16 December 2021
With first EP samples shown, the manufacturer reveals its project to produce the 'Siphon G', as used for the transportation of milk, mail and newspapers for over 50 years.
Accurascale has announced the O.33 diagram, the BR(W) O.62, the O.59 and M.34 conversions, and the BR Newspaper Van conversions of the O.62 (NNV) family of 'Siphon G' bogie vans in 4mm:1ft scale. The GWR-designed diagram O.33 'Siphon G' was a widely-travelled stalwart of the network. The history of these vans is varied and very interesting, venturing from providing transport of milk for the GWR, to serving as ambulance coaches during WWII. Their service continued into nationalisation and parcels workings, working into the BR blue era on parcels and newspaper trains, as well as departmental duties into the mid-1980s.
Accurascale has produced a comprehensive tooling suite to cover 15 different versions of the vans. The first run of its 'Siphon G' models covers examples from the entire operational period of the prototypes, from July 1930 through to the early 1980s and feature a selection of liveries carried by the versatile vans.
Accurascale has identified minor fit issues that need to be resolved, as well as erroneously fitted (or not fitted) parts for some of the builds. It is said to be looking at options for the provision of close coupling, as the positioning of the bogies didn't allow for the fitting of kinetic couplings, or to bring the NEM pocket deeper. Traditional tension locks are a little ‘leggy’, although they will still be provided as standard fitting, while further updates are expected on its solution in the New Year, along with decorated samples. Delivery of models is expected in Q1 2023.
Liveries modelled in the first production run include:
- GWR Brown with ‘shirt button’ monogram
- US Army Deep Bronze Green with Red Cross
- Transitional British Railways mix of GWR livery with BR lettering
- BR Carmine Red
- BR Maroon
- BR Rail Blue
Even within these livery styles, there were several variations, and Accurascale says that it "has sought to replicate these where possible."
Extensive use has been made of metal parts to add to detail levels, the footsteps carrying diamond tread pattern. 26mm axles run in brass bearings to enable a smooth ride. Accurascale commented, "Extensive areas of piping and rodding have been added to the underframe to improve the appearance of the models and the various cabinets even feature separately fitted wire handles."
The O.33 can be recognised by bodyside top vents, plain roofs and plain ends, with the wartime Casualty Evacuation Train/US Ambulance Train Ward Car conversions adding roof-mounted water tanks, end steps and handrails, plated over vents and the addition of small windows. Upon conversion back into service stock as O.59 and M.34 diagrams, the O.59 is broadly identical to the O.33 pattern, but with roof-mounted ventilators, whereas the M.34 retained an appearance broadly similar to the wartime Ward Cars, but with the roof-mounted water tanks being removed.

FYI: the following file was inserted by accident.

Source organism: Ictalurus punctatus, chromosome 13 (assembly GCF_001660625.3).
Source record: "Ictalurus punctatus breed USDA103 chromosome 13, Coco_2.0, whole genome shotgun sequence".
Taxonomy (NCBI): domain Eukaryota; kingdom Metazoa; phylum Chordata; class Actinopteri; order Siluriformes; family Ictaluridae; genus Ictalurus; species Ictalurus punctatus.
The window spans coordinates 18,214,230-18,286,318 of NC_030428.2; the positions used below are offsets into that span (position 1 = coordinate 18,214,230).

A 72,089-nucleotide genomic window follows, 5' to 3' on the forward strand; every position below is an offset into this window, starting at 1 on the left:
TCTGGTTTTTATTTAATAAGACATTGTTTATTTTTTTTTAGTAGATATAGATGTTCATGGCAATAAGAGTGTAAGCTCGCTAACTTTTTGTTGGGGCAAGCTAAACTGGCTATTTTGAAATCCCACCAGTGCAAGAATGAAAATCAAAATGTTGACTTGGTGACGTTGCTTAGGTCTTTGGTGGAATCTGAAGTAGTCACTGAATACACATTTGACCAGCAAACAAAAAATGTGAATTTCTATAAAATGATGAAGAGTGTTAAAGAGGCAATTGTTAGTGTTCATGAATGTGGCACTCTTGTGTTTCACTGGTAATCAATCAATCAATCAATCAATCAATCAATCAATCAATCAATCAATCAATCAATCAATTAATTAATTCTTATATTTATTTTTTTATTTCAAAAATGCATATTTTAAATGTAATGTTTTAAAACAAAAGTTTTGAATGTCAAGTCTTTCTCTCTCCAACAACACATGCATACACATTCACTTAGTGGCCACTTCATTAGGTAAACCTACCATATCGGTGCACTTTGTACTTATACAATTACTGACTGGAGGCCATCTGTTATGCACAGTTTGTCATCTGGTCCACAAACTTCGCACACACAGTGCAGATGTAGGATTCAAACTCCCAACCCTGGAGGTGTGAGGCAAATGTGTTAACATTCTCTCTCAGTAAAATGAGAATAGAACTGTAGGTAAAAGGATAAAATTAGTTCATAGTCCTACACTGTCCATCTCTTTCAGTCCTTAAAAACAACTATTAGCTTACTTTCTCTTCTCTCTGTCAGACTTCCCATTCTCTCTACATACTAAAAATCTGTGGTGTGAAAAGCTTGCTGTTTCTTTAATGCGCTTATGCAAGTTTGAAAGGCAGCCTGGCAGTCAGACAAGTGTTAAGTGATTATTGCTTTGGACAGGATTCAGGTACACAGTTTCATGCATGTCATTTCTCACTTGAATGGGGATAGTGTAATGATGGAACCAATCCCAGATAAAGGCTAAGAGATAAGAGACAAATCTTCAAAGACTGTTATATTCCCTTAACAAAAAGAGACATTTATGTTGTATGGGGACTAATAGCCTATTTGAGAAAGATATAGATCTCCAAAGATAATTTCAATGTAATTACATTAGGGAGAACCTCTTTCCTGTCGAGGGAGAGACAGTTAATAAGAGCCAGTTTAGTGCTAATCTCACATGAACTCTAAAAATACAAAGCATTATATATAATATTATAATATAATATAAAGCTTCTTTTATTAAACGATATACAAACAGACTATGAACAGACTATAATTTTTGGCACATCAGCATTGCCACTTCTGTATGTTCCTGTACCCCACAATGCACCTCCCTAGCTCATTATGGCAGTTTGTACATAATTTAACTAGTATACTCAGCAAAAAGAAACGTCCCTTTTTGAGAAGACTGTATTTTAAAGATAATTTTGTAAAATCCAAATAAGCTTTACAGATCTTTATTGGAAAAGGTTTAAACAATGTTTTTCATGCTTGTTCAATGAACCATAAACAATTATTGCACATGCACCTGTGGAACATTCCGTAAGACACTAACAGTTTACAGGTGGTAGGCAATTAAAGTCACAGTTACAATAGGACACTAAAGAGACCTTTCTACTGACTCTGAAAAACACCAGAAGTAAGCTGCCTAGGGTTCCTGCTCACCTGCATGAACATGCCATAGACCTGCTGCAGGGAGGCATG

The BR-built O.62 diagram retained the look of the O.33 diagram, but added eight sliding vents to the lower bodysides and the later conversion of these vehicles as NNVs saw various vents being plated over on an ad-hoc basis, and the addition of Electric Train Heating apparatus and external emergency lighting points. Across all diagrams, the positions of underframe cabinets varied in size and position, as well as two types of vacuum brake cylinder positioning and two styles of handbrake lever being fitted, depending on the layout. Westinghouse brakes were even fitted to the US Ward Cars. At the van ends, gangways varied slightly in style, with some vehicles being fitted with passenger communication leads, often in varying positions.
With so many diagrams, and variations between prototypes, Accurascale has said that careful reference to photographs was required to bring out the details, as well as visiting existing examples where possible, or relying on heritage railway volunteers to aid Accurascale in their research. Accurascale has thanked among others, John Lewis and Mike Romans, the Gloucestershire Warwickshire Steam Railway at Toddington, as well as the Buckinghamshire Railway Centre at Quainton; both of whom hosted survey visits. In addition, Hugh McQuade at the Severn Valley Railway provided some valuable measurements.
For further details and pricing, visit the Accurascale website, or see your local stockist.
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